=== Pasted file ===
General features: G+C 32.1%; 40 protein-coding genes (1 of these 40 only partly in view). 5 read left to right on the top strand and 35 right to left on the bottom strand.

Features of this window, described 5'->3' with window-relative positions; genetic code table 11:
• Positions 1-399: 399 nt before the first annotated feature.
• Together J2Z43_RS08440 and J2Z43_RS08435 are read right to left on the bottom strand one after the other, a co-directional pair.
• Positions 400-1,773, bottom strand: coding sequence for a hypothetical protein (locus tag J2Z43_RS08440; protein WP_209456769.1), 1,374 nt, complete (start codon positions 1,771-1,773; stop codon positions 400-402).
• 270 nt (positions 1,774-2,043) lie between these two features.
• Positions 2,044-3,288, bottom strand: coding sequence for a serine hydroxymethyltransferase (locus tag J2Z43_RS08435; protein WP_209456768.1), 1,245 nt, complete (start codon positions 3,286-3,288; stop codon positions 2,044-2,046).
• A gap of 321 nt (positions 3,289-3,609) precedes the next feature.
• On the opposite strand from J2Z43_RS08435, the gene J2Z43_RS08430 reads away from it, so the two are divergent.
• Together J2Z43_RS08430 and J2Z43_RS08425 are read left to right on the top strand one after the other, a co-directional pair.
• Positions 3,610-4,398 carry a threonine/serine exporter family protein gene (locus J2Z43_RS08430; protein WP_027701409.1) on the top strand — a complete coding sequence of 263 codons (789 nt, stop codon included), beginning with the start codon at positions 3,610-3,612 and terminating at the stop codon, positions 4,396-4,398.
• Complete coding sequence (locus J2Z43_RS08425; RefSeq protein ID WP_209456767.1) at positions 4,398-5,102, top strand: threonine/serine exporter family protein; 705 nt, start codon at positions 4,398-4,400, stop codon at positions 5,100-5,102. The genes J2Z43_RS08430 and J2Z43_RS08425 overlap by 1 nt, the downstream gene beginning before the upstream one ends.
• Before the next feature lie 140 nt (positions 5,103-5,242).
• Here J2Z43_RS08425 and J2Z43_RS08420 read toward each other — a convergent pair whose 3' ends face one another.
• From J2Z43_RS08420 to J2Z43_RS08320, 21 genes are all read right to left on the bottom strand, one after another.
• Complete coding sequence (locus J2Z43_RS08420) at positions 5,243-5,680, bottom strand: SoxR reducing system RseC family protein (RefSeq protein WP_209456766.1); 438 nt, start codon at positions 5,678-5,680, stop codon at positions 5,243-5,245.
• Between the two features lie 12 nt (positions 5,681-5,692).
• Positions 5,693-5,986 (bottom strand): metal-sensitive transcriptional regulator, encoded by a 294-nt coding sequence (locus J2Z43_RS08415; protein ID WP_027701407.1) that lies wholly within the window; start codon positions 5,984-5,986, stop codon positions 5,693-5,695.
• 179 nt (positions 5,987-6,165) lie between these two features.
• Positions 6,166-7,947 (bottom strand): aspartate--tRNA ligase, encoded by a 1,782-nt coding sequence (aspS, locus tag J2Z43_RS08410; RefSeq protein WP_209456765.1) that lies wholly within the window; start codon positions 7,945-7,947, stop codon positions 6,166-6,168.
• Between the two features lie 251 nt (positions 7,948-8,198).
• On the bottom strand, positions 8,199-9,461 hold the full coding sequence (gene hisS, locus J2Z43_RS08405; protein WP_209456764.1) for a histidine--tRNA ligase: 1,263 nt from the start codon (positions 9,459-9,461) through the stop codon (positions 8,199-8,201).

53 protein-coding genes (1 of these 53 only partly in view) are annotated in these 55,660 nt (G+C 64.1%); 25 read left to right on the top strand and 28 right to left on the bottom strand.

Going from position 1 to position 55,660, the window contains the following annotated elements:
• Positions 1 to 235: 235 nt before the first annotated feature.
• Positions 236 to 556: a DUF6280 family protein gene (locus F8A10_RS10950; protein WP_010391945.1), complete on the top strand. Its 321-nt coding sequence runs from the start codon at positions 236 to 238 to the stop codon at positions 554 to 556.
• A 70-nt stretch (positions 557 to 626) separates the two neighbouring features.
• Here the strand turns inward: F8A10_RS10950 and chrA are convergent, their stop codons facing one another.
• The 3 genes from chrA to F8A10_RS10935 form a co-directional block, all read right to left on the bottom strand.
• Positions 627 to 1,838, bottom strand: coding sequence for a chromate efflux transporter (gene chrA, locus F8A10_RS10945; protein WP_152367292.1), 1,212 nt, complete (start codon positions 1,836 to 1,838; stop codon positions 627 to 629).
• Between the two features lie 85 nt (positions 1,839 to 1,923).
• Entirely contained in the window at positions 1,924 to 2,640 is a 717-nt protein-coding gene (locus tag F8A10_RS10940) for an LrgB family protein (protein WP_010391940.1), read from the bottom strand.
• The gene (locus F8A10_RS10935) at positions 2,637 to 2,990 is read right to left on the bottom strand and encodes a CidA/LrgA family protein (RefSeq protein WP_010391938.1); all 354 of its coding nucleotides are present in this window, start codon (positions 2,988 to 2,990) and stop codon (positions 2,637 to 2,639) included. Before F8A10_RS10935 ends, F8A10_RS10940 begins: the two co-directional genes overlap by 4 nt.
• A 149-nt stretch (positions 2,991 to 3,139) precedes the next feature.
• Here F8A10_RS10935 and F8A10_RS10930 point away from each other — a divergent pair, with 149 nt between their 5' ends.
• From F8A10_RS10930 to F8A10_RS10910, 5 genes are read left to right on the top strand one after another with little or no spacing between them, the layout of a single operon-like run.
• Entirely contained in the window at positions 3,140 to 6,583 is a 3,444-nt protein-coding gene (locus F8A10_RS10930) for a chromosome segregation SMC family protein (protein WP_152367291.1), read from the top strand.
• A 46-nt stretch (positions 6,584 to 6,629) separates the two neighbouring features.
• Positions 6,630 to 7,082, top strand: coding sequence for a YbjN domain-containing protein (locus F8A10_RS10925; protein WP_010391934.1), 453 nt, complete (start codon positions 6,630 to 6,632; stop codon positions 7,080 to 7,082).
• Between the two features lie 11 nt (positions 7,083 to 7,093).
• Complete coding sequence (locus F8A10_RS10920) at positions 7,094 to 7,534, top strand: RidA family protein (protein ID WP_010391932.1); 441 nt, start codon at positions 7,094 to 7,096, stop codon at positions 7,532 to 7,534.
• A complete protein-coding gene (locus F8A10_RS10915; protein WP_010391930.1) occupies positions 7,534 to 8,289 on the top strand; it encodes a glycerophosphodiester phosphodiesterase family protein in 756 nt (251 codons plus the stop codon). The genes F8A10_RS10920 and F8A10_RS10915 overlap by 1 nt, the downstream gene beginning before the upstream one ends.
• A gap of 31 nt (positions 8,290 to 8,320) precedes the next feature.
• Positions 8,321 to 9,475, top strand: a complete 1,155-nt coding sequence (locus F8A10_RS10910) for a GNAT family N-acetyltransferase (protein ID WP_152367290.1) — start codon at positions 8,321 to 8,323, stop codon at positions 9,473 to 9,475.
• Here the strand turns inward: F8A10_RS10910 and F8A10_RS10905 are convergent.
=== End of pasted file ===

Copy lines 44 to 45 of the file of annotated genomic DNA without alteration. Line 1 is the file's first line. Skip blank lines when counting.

• Positions 8,321 to 9,475, top strand: a complete 1,155-nt coding sequence (locus F8A10_RS10910) for a GNAT family N-acetyltransferase (protein ID WP_152367290.1) — start codon at positions 8,321 to 8,323, stop codon at positions 9,473 to 9,475.
• Here the strand turns inward: F8A10_RS10910 and F8A10_RS10905 are convergent.